Jesús González, shaman
Beyond Peyote: Kieri and the Huichol Deer Shaman is anchored by the biography of a Huichol shaman who did not depend upon peyote, a manifestation of Tamatsi (Our Elder Brother). Instead, at age seven Jesús González unwittingly ingested psychoactive honey made from the nectar of a more potent divine plant, Kieri, in the genus Solandra. Eating such singular honey allowed González to discern that the spirit of Kieri—revered by Huichol as their “Elder Brother”—was selecting him to serve as a shaman. His detailed description of seeing and hearing Elder Brother’s invitation to become a shaman provides a glimpse into the world experienced by Huichol shamans. Some 45 years later, Jesús González and his second wife became sick, a sign they were being punished for disregarding the gift Elder Brother had bestowed upon him. To atone for failing to heed the shamanic call of his childhood Jesús and his wife began performing rituals to honor Ancestor-Deities controlling natural phenomena vital to Huichol survival. Doing so enabled Jesús and his wife to regain their health. Jesús soon began healing his relatives, after being scolded by his second wife.
González offers abundant information explaining how he treated and diagnosed diseases. He also clarifies how his father and grandfather became shamans. To provide a complete account of Huichol shamanism González chose me to interpret and publish his all-inclusive narrative of the divine birth and life of the first Huichol Deer Shaman. His entertaining narrative of Elder Brother’s birth, from a pollinated Kieri flower, transformed into a boy because of a childless couple’s prayers and offerings, illustrates why Huichol shamans should practice compassion, integrity and truthfulness, virtues indispensable to effectively serve their people. Beyond Peyote cites ample evidence supporting the conclusion that although Huichol venerate both peyote and Kieri as incarnations of Elder Brother, Kieri is perceived as the more powerful and ancient entheogen.
In chapters 7-9 I examine chronic problems stemming from extreme poverty prevalent among those traditional Huichol still inhabiting their rugged mountain and canyon homeland surrounding the Chapalagana River Valley in northwest Mexico. Exemplary in this regard is the involvement of some Huichol in small scale marijuana cultivation, dating to the mid 1980s. Murders and corruption associated with that lucrative but illegal enterprise are revealed in my detailed review of the 1998 murder of Phil True, the American journalist killed by two Huichols whose illegal cash crop was burned, just one year before they murdered True as he hiked alone through their territory. I also document Carlos Castaneda’s influence in stimulating True and many other Americans to visit the Huichol, with the hope they can locate and perhaps become shamans. Buy this book from Barnes & Noble: https://www.barnesandnoble.com/w/beyond-peyote-kieri-and-the-huichol-deer-shaman-jay-fikes/1140004450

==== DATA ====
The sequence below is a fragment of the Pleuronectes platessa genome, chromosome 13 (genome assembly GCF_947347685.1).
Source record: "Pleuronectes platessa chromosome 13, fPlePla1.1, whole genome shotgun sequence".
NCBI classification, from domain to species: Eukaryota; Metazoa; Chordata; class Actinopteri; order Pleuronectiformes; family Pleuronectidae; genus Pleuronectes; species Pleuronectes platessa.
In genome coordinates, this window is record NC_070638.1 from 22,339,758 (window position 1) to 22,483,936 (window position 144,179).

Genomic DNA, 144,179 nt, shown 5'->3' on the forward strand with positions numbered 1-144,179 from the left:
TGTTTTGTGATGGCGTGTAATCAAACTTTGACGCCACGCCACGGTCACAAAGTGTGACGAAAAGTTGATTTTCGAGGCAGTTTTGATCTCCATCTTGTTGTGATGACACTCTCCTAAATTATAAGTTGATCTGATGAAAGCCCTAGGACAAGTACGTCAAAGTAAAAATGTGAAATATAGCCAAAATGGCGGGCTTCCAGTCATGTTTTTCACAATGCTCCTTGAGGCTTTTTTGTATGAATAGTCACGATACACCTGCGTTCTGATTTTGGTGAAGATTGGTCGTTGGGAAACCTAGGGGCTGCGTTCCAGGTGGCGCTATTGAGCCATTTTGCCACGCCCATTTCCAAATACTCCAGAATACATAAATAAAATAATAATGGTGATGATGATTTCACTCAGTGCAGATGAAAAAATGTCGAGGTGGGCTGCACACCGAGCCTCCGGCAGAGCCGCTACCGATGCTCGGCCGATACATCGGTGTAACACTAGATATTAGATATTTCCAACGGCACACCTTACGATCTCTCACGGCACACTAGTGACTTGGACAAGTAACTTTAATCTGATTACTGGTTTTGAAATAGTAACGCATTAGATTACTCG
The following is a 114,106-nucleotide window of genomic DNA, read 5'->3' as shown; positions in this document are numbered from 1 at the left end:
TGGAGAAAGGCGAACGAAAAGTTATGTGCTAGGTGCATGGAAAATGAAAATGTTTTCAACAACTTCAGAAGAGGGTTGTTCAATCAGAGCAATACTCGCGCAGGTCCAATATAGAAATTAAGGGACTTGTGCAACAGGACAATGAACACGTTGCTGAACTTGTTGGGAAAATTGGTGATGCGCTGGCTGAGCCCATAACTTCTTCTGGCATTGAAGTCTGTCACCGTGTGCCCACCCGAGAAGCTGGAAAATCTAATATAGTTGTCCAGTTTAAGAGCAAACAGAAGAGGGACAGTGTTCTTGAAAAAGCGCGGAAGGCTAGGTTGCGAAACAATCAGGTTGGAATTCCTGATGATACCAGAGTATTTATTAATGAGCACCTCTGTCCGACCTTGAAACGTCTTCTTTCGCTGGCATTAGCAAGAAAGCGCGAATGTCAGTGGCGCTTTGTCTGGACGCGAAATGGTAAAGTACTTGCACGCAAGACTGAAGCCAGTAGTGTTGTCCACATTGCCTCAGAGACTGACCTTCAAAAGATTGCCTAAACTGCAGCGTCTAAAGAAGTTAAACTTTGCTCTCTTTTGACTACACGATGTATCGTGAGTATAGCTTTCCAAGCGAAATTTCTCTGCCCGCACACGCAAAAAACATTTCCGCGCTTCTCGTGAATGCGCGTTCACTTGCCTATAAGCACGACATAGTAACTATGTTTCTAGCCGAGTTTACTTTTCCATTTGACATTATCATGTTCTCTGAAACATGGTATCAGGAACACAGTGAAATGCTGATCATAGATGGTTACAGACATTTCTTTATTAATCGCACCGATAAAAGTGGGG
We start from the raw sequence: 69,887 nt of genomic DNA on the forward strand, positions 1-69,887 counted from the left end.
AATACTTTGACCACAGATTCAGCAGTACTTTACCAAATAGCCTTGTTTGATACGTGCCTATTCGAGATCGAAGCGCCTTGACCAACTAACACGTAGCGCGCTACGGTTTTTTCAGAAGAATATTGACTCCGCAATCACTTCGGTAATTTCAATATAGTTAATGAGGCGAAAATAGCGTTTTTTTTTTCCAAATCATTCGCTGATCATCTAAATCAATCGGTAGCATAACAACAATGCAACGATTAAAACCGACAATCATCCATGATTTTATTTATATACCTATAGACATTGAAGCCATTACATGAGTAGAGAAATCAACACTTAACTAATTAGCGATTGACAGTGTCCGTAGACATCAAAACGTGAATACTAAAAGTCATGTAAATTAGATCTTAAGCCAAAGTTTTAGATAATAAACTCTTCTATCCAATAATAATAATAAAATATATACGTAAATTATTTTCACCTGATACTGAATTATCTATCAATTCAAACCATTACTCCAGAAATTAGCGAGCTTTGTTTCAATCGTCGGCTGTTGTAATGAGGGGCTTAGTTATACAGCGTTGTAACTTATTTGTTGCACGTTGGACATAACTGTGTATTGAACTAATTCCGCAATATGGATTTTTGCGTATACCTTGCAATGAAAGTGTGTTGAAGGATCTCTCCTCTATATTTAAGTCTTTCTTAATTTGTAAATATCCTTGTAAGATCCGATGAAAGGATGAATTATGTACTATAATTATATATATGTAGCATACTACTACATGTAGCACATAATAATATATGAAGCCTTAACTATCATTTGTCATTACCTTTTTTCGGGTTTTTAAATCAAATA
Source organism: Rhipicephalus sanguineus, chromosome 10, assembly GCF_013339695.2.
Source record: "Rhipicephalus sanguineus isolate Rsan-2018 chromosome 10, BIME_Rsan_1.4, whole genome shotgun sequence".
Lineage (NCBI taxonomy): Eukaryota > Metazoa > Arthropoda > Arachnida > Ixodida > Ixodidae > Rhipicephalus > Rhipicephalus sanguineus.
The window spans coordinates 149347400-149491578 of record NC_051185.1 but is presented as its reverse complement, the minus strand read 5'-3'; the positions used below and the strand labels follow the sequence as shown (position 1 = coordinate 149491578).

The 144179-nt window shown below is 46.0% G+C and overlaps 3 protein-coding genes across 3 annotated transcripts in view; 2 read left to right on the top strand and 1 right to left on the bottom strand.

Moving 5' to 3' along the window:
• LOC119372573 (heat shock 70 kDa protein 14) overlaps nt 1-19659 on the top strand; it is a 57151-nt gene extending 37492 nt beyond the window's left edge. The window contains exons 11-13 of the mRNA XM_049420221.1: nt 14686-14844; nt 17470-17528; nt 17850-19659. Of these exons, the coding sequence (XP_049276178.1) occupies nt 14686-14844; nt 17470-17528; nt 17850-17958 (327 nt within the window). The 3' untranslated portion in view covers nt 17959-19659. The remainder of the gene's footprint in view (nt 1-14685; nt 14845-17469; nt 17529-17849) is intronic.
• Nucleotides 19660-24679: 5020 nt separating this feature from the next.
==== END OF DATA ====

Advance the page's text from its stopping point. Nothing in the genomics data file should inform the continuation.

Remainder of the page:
GOING BEYOND THE MAINSTREAM LED TO WRITING BEYOND PEYOTE
Some five years after earning my doctorate in anthropology at the University of Michigan in 1985 I came to value traditional Huichol (Wixárika) and Native American spirituality more than anthropological theories. This "unorthodox" preference intensified as I gradually moved beyond the anthropological mainstream, through rigorous collaboration with four Huichol shamans and Reuben Snake, a Winnebago (Ho-Chunk) leader & Roadman (ritual leader) in the Native American Church (NAC). While my understanding of Huichol spirituality unfolded through continuing ethnographic research, enhanced by having several extraordinary experiences during their rituals and during pilgrimages to sacred sites (Fikes 2011), I came to recognize that perhaps one-third of publications written prior to 1979 about the Huichol by American anthropologists and their supporters were tainted by ethnocentric, superficial and sometimes defamatory statements. This conflict between what I was learning from my shaman-mentors versus the academic/popular representation of the Huichol led me to debunk Dr. Carlos Castaneda and defend the religious freedom of members of the NAC. Consistent with these efforts, my latest book Beyond Peyote: Kieri and the Huichol Deer Shaman serves as an antidote to the defamatory, yet orthodox academic notion that the entheogen called Kieri is evil. Beyond Peyote includes the biography of my shaman-mentor, Jesús González, & confirms that Huichol have revered two psychoactive species of Kieri (in the genus Solandra) since before “peyote pilgrimages” became an annual obligation for Wixarika temple officers. To learn why hearsay about Kieri published by three American anthropologists (Zingg, Furst and Myerhoff) created an obstacle to recognizing Kieri as an entheogen download my free essay here
2020 Wixarika population
Courtesy John P. Schmal
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